All You Need to Know About Hanukkah: Meaning, Significance and Traditions

All You Need to Know About Hanukkah

What Is Hanukkah?

Hanukkah/ Chanukah meaning, “to dedicate”, is also called the festival of lights. It commemorates the rededication of the Second Temple, which was the celebration of the victory of the Maccabees over the Syrians. It is a Jewish festival that begins on Kislev 25, according to the Jewish/ Hebrew calendar. It is celebrated for 8 days. Hanukkah is celebrated on the same date each year based on the Hebrew calendar, but it varies in the Gregorian calendar. This year, Hanukkah is being celebrated from December 10th to December 18th.

Hanukkah is considered to be one of the most celebrated and most popular Jewish religious observances, though it isn’t a major holiday in religious terms. Since it is celebrated around the same time as Christmas, it is considered to be the Jewish alternative for Christmas.

Major Jewish holidays have restrictions on going to work, school, and other activities. But Hanukkah is a minor festival in religious terms that has no restrictions.

All You Need to Know About Hanukkah



The Holiday of Hanukkah was started by events that took place during a rough phase in Jewish History. Around 200 B.C., Antiochus III, King of Syria, took control of Judea/ Israel. He permitted the Jews to live there and practice their religion. But when his son- Antiochus IV Epiphanes- took over, he was not as kind. He stopped the Jews from practicing Jewish customs and ordered them to start worshiping Greek Gods. In 168 B.C., his soldiers massacred many hundreds of people and they put up an altar for Zeus in the city’s Second Temple.

Later, a Jewish Priest Mattathias, along with his five sons, revolted against Antiochus and his monarchy. When Mattathias passed away in 166 B.C., his son Judah Maccabee took over. In 2 years, he sent the Syrians out of Jerusalem and rebuilt the altar in the Second Temple.


The Talmud is one of Judaism’s most central texts. After Judah Maccabee and the other Jews helped clean up and rebuild the Second Temple, they witnessed something that they believed was a miracle. There was only enough pure olive oil to keep the menorah candles burning for one day and there was no time for the Jews to find more. But this little oil lasted eight days without the candles going off, giving them enough time to find more olive oil.

It was this event that led the Jews to celebrate for eight days each year.


The Festival of Lights is celebrated by lighting candles of the candelabrum. The candelabrum has 9 branches, called a menorah. A unique candle called the shamash (attendant in Hebrew) is placed either above or below the rest and it is used to light all the other eight candles. Each night, one candle is lit. So that by the last night of Hanukkah, all are lit.  The menorah is displayed near a window or door to remind others of the miracle of the holiday.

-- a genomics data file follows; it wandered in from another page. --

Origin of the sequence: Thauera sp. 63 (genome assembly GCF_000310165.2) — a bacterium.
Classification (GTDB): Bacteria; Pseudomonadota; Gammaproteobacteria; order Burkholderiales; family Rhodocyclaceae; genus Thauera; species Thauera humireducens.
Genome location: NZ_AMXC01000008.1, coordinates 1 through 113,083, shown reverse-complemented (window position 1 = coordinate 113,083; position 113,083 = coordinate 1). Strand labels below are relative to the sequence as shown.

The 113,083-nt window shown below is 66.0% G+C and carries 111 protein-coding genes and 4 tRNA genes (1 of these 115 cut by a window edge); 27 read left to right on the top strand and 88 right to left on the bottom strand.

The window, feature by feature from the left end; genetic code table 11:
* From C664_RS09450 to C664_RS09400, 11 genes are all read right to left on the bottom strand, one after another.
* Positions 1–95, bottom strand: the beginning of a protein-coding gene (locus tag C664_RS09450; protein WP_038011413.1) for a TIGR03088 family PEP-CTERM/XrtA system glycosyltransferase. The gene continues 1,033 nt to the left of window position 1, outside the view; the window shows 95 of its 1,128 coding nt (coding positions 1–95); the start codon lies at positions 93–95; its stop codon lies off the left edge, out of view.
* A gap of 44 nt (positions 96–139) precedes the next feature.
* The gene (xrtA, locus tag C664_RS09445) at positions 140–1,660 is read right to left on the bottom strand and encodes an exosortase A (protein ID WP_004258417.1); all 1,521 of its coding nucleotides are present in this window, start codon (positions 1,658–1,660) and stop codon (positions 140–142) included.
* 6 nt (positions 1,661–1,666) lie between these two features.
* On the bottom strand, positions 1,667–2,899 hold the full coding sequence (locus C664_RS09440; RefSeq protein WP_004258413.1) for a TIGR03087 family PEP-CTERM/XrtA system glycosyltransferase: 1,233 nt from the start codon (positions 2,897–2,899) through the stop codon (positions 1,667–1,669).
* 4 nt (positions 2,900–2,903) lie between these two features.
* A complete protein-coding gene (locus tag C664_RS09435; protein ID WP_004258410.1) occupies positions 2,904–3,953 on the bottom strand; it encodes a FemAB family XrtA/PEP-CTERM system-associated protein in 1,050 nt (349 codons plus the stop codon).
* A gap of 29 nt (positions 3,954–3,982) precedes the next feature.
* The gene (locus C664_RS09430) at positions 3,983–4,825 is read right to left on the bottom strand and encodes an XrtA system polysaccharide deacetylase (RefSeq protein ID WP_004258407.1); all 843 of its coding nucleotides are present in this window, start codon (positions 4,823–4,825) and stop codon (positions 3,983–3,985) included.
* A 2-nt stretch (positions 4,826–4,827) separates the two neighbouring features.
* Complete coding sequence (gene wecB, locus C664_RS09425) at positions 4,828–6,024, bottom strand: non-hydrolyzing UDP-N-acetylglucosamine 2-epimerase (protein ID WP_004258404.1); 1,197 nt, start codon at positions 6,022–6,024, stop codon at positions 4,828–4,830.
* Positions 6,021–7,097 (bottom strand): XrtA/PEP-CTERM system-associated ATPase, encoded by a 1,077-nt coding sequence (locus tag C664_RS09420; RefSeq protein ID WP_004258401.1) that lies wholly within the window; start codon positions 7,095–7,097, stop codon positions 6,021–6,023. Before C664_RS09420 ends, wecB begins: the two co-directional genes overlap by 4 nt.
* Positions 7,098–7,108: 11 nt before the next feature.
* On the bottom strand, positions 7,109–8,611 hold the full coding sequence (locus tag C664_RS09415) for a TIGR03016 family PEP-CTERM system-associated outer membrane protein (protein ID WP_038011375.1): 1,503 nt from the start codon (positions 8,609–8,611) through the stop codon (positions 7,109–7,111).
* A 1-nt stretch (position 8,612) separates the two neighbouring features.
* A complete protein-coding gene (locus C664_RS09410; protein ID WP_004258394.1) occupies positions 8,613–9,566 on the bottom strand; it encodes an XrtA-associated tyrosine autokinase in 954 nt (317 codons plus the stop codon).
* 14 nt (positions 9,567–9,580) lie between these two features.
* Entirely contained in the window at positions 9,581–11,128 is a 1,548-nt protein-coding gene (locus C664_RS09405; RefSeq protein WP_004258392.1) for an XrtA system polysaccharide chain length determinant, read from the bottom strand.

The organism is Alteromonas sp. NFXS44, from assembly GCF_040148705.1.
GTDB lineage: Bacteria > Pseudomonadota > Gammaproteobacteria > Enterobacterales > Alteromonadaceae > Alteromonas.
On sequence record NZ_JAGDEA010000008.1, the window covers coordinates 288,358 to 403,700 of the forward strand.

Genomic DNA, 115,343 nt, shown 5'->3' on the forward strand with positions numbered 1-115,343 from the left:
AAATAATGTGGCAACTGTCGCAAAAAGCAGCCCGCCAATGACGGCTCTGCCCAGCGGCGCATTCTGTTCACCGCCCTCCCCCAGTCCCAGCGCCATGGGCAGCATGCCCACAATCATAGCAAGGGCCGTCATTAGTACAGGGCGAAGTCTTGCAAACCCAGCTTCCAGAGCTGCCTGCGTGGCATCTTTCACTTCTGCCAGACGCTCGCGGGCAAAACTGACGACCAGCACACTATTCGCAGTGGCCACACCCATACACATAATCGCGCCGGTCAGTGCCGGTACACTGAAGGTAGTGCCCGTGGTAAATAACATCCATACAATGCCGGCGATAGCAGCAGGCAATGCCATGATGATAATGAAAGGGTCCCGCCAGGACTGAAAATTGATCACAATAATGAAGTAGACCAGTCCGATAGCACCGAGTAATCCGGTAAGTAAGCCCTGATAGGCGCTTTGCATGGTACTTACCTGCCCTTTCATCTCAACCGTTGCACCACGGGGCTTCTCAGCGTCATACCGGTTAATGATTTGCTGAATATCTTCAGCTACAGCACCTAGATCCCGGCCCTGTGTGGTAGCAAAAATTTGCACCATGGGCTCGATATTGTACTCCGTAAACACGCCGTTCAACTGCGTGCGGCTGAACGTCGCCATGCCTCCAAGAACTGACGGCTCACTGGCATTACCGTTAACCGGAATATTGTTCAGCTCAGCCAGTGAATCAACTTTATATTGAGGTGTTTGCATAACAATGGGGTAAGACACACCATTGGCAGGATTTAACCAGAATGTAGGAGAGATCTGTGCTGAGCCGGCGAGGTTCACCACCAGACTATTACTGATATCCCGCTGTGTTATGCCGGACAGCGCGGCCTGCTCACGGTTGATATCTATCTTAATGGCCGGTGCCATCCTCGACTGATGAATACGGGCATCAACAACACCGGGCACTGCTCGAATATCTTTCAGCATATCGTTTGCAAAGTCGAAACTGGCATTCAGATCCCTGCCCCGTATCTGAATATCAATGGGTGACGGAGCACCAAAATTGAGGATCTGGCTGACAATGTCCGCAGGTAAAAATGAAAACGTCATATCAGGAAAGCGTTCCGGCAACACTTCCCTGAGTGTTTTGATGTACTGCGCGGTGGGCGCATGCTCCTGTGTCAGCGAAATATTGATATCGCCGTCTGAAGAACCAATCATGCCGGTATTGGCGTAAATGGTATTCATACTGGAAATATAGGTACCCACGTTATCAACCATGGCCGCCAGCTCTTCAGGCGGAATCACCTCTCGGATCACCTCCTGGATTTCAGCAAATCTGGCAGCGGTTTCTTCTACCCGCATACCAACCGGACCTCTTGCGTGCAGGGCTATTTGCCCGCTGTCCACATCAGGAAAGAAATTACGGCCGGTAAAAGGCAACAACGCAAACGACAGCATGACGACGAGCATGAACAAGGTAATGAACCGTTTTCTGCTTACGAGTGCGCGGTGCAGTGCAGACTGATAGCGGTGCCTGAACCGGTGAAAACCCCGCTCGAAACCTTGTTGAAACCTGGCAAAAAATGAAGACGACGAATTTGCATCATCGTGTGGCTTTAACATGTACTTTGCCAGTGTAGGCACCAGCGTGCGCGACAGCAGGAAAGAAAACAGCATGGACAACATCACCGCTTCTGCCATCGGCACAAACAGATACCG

During this Jewish festival of lights, there are several must-dos. They include playing the game of dreidel (a game where each player has to spin the dreidel during their turn and then either give or take game pieces from the pot, based on which side the dreidel stops), eating oil-based foods (like latke- a potato pancake and sufganiyah- a round jelly doughnut, are both traditional foods made especially for the festival of Hanukkah) and dairy foods. Not to forget, exchanging gifts. In the past money was given to the poor and to children, but now, the money is replaced with chocolate money that is given to kids at the Hanukkah party.


  1. Hanukkah means dedication: The History of Hanukkah tells us how dedicated the Maccabees were to reclaim the Second Temple from the Syrians.
  2. Hanukkah lasts for eight nights: The temple required the holy light to be burning inside it at all times, but when the Jews only had enough for one night, a miracle took place and it burned for eight days. In order to commemorate the number of nights that the oil burned, Hanukkah is celebrated for eight days.
  3. Gift-giving was not always a Hanukkah tradition: The real Hanukkah tradition was people giving each other money. But as the years went by, and Christmas became more popular, Jews started giving gifts too.
  4. Hanukkah dishes are fried: Hanukkah dishes like Latkes, sufganiyot (jelly-filled doughnuts, apple fritters, and most others are fried in oil. The reason being that it signifies the miracle that took place where the oil burned for eight days straight giving the Jews time to find new oil.
  5. Hanukkah is not the most important Jewish holiday: Hanukkah is considered to be a minor holiday in religious terms. Other Jewish festivals like Passover and Rosh Hashanah are major and more religion-related.